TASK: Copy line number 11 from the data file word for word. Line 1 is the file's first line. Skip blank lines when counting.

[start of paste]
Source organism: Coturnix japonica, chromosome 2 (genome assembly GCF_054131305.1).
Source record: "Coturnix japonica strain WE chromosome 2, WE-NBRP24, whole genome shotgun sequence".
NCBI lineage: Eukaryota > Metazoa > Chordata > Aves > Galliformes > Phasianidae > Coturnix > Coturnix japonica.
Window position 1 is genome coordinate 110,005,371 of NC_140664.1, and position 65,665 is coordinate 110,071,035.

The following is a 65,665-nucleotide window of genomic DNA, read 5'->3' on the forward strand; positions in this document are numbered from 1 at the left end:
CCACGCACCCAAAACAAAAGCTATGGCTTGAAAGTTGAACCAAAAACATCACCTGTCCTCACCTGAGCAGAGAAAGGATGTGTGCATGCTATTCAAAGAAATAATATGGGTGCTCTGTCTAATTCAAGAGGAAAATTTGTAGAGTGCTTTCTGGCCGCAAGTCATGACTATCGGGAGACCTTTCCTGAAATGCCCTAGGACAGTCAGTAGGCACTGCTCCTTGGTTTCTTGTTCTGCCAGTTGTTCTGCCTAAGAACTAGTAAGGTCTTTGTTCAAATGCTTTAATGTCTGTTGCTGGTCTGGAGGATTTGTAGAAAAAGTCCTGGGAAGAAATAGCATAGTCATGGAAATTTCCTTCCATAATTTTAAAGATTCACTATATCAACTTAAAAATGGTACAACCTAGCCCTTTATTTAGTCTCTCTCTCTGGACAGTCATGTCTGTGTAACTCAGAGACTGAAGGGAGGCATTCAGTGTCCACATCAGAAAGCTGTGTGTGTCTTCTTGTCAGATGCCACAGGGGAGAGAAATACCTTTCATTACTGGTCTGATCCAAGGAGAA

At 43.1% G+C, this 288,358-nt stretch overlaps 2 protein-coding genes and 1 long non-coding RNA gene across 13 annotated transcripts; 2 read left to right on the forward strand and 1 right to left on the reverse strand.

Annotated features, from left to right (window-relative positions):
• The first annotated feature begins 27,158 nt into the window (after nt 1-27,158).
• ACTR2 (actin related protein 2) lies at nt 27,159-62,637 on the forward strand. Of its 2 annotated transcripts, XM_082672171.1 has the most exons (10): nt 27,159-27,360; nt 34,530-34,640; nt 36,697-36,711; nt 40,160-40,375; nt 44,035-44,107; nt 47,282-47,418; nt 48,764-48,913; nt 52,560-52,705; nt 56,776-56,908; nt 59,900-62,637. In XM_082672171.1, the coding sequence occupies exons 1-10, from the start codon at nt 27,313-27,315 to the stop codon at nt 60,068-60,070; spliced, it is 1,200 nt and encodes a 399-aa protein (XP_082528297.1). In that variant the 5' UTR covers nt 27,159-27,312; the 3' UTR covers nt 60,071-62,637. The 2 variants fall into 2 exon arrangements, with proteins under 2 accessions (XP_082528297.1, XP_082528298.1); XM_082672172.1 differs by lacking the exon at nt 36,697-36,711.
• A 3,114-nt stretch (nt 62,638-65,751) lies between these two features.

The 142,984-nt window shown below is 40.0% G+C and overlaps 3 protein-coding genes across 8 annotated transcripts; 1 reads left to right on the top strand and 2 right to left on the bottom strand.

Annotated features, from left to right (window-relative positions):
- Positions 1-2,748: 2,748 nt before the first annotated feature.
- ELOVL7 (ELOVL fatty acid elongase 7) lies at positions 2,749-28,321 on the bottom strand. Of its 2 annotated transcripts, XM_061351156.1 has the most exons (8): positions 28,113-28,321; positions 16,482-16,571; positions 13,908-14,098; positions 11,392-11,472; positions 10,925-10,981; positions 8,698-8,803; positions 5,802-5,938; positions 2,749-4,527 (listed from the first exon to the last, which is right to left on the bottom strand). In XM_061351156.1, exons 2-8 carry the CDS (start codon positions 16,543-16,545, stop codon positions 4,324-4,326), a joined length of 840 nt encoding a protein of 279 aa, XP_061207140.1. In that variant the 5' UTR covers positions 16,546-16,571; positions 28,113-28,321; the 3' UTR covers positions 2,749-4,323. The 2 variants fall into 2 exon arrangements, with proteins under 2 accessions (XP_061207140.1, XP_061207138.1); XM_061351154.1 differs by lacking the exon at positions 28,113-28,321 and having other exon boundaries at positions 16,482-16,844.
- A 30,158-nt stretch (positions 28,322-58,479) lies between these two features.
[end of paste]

• A 3,114-nt stretch (nt 62,638-65,751) lies between these two features.